In today’s world we search for good news. If you watch cable news networks and listen to radio, you will be hard put to find any. Maybe that is why so many of us remember Princeton as a home town where people weren’t afraid of letting their kids roam the neighborhoods until supper time.
Bird Haven was a great place to raise a family in 1966, when we moved into our first home.
The kids discovered the creek that runs across east to west. My children were forbidden, like so many, not to play in the water but often the temptation was too great. Then there was the hill just west of our house on Clark Street. It was perfect for sledding. The farmers who owned it allowed kids to play for hours on their property not fearing liability...unlike today. Growing right behind our yard was our neighbor’s mulberry tree, great for climbing and anyone who climbed it had purple feet when they got home.
There was a vacant lot that was just right for a baseball game. Mr. Ellberg, the plumber, had a big “For Sale” sign posted on the property, but kids removed it from time to time when a summer evening beckoned and the neighborhood kids played ball. He would, from time to time, put his sign back up.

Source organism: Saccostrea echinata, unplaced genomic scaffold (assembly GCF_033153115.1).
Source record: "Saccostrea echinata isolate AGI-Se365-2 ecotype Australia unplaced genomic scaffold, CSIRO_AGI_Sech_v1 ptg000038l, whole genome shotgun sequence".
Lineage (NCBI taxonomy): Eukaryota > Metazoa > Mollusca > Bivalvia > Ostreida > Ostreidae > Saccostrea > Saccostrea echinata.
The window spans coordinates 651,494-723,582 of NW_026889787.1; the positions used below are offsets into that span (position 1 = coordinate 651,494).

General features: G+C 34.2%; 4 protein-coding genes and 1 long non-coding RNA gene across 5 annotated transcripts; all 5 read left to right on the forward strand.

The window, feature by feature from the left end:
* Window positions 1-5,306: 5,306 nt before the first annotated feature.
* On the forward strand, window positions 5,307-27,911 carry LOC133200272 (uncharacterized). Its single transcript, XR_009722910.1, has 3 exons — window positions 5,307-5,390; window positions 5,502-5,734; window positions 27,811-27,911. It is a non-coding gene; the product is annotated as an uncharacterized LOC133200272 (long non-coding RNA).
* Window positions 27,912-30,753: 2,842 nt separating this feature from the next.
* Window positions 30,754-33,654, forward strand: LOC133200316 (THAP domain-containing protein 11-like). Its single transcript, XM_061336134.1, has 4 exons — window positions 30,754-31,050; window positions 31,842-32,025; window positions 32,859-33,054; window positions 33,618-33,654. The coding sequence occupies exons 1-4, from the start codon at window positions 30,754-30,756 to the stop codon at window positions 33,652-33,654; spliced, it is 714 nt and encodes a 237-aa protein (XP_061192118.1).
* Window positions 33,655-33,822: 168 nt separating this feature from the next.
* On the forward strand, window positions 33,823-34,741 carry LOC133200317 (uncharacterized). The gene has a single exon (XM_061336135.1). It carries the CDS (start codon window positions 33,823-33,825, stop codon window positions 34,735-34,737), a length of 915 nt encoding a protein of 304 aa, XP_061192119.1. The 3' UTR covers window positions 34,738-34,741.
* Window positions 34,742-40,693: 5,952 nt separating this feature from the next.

The back yards were open from one end of the neighborhood to the other allowing enough room for football games to be played every summer evening. They were hard fought games that ended with arguments, but everybody came back the next evening and the play would begin again.
Sprinklers were good entertainment for kids on hot summer days. An occasional water fight with unsuspecting teens sunning themselves, were awakened, when buckets of water got dumped on them. Then in the fall, because no one had a tree big enough for shade, I imported bags of leaves to make a pile big enough for kids to jump in.
Anyone raised in Bird Haven during those years can recall when the “the new road”, was created to cut across from Clark Street to North Linn. By doing this, the trip to Jefferson School was much shorter and kids could ride their bikes or walk to school. My kids hated it when they were made to walk because of all the grass hoppers. The area wasn’t manicured like it is now. It might be North Linn to people today, but to the kids from the neighborhood, it will always be “the new road.”
Good times, free, barefooted times. Back then, kids could still be kids. Betty
“Roll Out Those Lazy, Hazy, Crazy, Days Of Summer” Nat King Cole